Blog Post

Outlook for the Property Market in 2011

Jan 5, 2011, 12:37 PM by David Boyd

David Boyd, Managing Director, PAD4U Estate and Letting Agents Manchester looks into the crystal ball:

Sales

Predicting the property market, like the weather, can be an embarrassing task.  For all the news stories of property prices over the last year, nothing much happened (prices ended slightly higher over the period).  However, like the weather, predicting that it will be the same today as it was tomorrow is right more often than not, so in this vein my prediction will be 'more of the same' in 2011.  Although prices may end up lower over the year, I don't think it will be a significant drop and will probably be best described as flat.

My reasoning for this is firstly, it appears to be the favoured strategy of the Government, or at least the Housing Minister seems comfortable with house prices staying at the same level, so policy is likely to be in line with this goal.  A drop in house prices is effectively a drop in the wealth of the nation and would rein in spending even more than is already predicted in 2011, something the Government will be keen to avoid.   It seems the Government would prefer to see earnings rise to address the imbalance in the market.

Interest Rates

Given the recent tax hikes including the recent rise in VAT, along with a cut to many benefits, I believe it's likely the Bank of England will not increase interest rates by more than 1% over the year.  Simply because doing everything at once will put too big a squeeze on household incomes.  Therefore forced sales, although they may increase in 2011, are not likely to dramatically increase, thereby keeping a lid on the supply of houses in the market.  Without forced sellers in the market, house price reductions are likely to be curtailed.

This of course is dependant on inflation which is likely to remain above the 2% target.  However, I suspect the Bank of England and the Government are reasonably content to see inflation slightly above this level and given VAT rises, petrol prices, etc., there will be plenty of excuses for above target inflation in 2011, but I don't see the bank raising interest rates above 1% within the year, unless inflation really starts to fly.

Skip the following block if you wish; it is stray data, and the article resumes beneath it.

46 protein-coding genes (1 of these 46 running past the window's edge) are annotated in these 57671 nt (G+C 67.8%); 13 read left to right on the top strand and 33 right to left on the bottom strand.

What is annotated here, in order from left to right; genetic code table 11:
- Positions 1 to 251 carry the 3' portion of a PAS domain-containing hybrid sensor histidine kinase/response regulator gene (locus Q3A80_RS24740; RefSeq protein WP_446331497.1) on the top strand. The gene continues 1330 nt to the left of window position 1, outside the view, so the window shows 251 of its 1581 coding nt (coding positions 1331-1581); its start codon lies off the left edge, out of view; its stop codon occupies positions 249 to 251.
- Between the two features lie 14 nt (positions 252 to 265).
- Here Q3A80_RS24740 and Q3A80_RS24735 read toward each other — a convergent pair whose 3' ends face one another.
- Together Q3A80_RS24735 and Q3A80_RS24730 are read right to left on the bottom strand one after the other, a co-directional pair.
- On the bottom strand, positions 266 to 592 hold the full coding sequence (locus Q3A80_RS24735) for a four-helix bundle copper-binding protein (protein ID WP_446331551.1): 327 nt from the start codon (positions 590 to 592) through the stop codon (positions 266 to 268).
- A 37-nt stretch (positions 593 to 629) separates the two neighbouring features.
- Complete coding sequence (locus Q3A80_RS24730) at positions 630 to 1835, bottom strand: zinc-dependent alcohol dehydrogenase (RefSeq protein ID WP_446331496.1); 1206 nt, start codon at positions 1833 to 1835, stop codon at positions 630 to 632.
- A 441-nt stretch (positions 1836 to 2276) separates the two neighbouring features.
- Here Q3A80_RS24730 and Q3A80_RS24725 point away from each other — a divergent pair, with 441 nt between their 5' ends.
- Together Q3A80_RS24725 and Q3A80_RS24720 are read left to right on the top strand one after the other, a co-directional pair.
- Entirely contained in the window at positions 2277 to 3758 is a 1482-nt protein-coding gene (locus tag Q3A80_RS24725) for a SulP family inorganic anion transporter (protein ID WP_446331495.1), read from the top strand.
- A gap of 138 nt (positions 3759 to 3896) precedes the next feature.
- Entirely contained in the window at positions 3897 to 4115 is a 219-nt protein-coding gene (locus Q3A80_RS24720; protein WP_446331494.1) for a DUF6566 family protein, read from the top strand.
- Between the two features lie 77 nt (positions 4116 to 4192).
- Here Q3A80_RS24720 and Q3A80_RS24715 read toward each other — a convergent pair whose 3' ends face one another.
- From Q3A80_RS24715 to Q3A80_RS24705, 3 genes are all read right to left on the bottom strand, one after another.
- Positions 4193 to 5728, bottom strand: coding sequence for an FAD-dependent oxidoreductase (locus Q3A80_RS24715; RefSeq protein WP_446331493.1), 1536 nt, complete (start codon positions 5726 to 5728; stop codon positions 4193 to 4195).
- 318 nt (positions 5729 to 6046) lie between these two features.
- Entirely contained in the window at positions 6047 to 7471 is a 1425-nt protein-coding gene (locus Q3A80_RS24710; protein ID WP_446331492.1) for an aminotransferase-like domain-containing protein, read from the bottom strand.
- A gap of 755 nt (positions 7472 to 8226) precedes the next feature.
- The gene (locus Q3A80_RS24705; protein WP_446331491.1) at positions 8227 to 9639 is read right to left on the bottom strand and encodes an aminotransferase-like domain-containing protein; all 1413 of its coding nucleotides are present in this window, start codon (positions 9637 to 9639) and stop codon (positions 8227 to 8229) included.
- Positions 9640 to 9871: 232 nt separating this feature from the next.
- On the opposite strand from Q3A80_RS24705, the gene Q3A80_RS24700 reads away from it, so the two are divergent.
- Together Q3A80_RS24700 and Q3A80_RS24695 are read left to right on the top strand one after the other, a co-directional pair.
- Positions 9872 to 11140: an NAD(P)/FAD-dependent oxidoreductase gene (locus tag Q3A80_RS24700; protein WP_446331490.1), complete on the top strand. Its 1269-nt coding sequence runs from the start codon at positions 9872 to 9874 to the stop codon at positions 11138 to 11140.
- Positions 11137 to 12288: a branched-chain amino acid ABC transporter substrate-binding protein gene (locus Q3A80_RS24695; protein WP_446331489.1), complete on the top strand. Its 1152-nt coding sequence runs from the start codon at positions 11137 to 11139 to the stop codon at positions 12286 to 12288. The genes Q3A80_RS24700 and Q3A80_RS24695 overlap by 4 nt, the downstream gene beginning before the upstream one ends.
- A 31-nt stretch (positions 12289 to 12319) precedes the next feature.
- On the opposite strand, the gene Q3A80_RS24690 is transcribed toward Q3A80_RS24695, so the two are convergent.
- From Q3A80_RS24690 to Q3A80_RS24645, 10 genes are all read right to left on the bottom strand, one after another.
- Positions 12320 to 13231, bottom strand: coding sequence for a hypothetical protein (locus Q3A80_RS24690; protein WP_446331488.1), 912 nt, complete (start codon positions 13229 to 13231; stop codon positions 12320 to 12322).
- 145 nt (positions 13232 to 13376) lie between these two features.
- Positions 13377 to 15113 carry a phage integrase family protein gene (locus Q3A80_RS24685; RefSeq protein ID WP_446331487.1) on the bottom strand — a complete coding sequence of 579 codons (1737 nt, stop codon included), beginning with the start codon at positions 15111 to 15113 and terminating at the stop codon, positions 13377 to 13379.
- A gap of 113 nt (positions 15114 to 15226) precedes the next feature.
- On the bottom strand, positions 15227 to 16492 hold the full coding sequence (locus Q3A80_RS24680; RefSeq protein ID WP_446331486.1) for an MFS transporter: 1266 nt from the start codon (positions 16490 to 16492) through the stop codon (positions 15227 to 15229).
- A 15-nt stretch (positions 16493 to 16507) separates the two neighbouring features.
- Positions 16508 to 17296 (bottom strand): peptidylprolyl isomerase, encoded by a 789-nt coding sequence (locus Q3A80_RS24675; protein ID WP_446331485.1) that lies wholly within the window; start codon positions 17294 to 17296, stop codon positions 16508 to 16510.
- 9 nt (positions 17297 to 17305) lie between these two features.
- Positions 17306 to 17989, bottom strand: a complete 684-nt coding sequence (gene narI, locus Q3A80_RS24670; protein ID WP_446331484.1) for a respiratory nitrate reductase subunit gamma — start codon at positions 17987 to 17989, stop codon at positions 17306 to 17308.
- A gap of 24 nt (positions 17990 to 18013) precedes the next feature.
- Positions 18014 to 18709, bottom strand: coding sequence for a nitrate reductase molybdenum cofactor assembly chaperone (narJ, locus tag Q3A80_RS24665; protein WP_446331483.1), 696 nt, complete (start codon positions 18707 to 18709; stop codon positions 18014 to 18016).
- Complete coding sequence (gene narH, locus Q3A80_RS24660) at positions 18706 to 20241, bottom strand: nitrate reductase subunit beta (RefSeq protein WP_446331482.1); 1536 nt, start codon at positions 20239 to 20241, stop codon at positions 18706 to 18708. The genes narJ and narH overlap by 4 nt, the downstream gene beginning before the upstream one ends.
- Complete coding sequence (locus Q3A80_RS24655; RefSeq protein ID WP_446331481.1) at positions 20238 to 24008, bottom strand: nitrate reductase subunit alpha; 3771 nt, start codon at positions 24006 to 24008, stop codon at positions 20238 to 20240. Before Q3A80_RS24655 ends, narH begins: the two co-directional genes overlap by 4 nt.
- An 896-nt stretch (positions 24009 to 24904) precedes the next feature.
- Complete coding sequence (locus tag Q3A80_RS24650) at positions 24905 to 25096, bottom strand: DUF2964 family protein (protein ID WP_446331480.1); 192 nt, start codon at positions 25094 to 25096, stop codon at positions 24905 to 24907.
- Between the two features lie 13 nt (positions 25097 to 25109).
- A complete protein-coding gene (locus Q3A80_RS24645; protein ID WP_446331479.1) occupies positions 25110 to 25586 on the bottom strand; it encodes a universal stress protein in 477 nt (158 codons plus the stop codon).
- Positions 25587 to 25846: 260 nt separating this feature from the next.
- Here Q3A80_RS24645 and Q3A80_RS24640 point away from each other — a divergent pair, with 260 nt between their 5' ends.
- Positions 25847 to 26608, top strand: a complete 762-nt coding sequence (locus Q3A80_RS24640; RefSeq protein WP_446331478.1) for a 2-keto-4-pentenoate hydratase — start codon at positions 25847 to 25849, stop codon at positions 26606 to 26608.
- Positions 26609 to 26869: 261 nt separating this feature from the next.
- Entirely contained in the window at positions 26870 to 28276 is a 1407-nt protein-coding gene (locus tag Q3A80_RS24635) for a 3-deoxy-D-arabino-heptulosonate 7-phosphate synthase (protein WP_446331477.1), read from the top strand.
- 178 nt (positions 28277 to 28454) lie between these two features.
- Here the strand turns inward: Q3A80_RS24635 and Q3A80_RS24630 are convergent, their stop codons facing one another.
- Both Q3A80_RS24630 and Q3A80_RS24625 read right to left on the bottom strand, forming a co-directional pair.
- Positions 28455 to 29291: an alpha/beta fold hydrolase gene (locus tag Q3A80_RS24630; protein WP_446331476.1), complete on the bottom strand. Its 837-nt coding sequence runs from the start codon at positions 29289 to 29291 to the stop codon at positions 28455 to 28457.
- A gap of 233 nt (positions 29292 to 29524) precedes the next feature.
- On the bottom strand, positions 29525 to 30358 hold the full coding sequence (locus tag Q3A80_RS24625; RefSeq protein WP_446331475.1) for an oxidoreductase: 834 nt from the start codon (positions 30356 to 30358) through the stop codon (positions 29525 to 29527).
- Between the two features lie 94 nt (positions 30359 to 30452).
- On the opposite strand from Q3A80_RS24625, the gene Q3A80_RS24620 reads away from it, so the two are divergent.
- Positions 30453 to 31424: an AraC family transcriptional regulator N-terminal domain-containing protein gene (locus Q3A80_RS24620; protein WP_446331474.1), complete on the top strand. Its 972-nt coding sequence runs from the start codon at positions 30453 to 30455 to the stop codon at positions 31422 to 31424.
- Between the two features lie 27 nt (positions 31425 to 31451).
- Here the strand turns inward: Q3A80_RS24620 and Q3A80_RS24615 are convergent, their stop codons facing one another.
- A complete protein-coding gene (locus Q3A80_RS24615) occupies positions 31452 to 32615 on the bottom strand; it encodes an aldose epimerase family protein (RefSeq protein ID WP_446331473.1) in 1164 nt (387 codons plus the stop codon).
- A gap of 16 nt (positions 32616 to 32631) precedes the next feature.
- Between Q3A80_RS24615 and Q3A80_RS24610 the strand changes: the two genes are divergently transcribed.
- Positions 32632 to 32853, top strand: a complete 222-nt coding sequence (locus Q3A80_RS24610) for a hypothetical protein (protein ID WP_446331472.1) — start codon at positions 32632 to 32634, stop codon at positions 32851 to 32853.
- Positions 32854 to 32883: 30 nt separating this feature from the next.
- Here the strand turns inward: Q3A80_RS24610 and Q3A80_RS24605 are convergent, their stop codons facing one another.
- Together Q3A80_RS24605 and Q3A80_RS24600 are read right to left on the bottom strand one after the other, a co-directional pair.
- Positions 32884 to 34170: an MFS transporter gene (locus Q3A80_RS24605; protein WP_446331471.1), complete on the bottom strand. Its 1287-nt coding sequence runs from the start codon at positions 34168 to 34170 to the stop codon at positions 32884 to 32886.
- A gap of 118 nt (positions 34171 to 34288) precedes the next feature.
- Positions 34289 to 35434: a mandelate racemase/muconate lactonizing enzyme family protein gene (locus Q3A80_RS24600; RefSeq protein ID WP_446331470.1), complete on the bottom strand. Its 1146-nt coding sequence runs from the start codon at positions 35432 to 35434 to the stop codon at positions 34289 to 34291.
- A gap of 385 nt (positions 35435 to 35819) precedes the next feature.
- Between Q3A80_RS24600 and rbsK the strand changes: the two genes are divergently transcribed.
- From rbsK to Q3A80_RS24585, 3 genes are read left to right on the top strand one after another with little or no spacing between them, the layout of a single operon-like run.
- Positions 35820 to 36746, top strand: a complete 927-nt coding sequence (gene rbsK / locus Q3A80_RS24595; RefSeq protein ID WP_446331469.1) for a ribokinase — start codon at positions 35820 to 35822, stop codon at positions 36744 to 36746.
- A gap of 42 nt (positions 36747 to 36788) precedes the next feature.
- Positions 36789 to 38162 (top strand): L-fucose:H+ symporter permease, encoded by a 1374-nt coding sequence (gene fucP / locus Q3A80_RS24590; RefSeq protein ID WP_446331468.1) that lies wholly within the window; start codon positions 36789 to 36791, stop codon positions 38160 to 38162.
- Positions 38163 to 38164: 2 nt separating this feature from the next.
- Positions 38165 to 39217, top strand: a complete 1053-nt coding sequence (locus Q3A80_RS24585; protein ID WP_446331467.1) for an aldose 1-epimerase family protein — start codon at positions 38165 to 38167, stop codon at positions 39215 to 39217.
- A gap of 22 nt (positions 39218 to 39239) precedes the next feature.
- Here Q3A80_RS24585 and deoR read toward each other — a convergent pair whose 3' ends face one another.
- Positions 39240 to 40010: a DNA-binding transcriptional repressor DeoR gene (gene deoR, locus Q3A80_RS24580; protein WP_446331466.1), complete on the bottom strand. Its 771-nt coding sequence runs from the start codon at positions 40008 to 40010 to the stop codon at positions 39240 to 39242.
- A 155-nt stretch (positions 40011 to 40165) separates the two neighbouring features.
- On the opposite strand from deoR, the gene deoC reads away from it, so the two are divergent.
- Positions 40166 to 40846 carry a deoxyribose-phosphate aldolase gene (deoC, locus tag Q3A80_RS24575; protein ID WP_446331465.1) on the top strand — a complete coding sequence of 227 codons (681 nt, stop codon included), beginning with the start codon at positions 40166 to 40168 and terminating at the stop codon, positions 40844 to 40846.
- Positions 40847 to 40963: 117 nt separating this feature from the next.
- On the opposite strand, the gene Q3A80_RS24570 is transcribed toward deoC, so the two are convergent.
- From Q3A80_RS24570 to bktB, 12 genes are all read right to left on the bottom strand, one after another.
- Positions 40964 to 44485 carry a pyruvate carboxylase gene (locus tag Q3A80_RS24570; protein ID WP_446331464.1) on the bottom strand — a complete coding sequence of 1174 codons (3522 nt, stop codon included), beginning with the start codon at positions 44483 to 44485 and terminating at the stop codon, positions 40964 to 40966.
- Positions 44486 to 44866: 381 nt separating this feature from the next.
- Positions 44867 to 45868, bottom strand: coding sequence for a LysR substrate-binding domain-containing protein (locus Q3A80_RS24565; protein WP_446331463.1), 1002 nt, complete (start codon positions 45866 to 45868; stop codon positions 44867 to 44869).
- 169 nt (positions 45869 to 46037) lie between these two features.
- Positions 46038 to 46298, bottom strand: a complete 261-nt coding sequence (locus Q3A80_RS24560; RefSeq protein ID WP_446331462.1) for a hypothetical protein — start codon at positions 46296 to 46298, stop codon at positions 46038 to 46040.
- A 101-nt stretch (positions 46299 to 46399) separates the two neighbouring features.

The Banks

Given the low interest rates home-owners are likely to continue to take advantage and pay down their mortgages early.  The net inflow will help to re-capitalise the banks.  Along with Government funding and extortionate charges, I predict we will see a reasonably good year for the banks.   If this is too painful to watch consider buying some shares to ease the pain!  (This does not constitute a recommendation, share prices can go up and down, you should take independent financial advice).  Mortgages are still likely to  be restricted, but we will see more mortgage products, including more buy-to-let options.  But large deposits will still be on the menu if you want even a half reasonable deal.

Lettings

The lettings market is likely to be stronger in 2011 as people  concerned about investing in property (or unable to afford a large deposit) will rent.  We're likely to see higher rents because of this demand, BUT, this will depend very much on the area and demographic, in low income areas rents are likely to be held back due to affordability as the austerity measures bite.

I still hope that a sensible Housing Benefit strategy will be put in place by the Government such that landlords will be paid rent directly, as this is better for both landlord and tenant.  Also, I hope cuts will not be made to Housing Benefit in areas where the rents are already very competitive such as many areas PAD4U operates - this is sensible.   Also, Housing Benefit departments need to communicate better, especially with landlords and agents.  If these changes can be made then Housing Benefit tenants may gain greater acceptance amongst landlords, however, until such time PAD4U's recommendation is that Private tenants will be the best option in the majority of cases.

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